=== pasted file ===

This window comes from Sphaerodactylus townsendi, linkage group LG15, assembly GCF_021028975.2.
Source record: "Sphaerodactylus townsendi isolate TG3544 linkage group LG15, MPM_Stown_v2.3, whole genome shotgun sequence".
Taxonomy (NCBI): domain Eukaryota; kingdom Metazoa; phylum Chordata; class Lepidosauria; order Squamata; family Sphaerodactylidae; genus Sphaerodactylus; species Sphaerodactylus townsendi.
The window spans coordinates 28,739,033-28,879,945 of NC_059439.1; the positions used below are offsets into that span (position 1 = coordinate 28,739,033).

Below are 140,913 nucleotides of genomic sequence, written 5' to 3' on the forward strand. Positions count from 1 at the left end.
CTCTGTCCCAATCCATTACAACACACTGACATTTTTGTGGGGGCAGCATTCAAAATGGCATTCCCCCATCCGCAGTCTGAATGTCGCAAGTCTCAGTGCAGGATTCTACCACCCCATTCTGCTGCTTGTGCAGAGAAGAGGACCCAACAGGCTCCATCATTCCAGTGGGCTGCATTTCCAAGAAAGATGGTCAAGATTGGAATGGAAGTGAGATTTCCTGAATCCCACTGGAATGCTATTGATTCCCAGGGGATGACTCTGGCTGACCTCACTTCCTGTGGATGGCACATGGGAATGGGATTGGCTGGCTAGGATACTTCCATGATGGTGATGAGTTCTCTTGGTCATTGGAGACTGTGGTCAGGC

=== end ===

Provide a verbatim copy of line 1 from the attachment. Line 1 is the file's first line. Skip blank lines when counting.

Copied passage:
This window comes from Sphaerodactylus townsendi, linkage group LG15, assembly GCF_021028975.2.